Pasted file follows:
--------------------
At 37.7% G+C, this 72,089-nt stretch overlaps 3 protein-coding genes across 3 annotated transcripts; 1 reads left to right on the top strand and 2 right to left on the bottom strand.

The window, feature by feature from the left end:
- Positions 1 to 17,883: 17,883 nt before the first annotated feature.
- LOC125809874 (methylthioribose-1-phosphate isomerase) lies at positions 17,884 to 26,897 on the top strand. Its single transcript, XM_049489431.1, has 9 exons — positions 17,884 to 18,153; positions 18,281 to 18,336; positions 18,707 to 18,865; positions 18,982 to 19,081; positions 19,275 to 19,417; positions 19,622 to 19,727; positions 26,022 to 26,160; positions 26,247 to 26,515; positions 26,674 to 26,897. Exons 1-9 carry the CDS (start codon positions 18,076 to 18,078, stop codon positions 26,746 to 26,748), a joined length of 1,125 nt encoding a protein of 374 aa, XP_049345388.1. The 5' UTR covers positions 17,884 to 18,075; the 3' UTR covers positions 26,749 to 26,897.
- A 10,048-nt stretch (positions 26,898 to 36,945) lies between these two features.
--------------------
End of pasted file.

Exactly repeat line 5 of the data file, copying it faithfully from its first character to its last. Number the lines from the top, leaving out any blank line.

- A 10,048-nt stretch (positions 26,898 to 36,945) lies between these two features.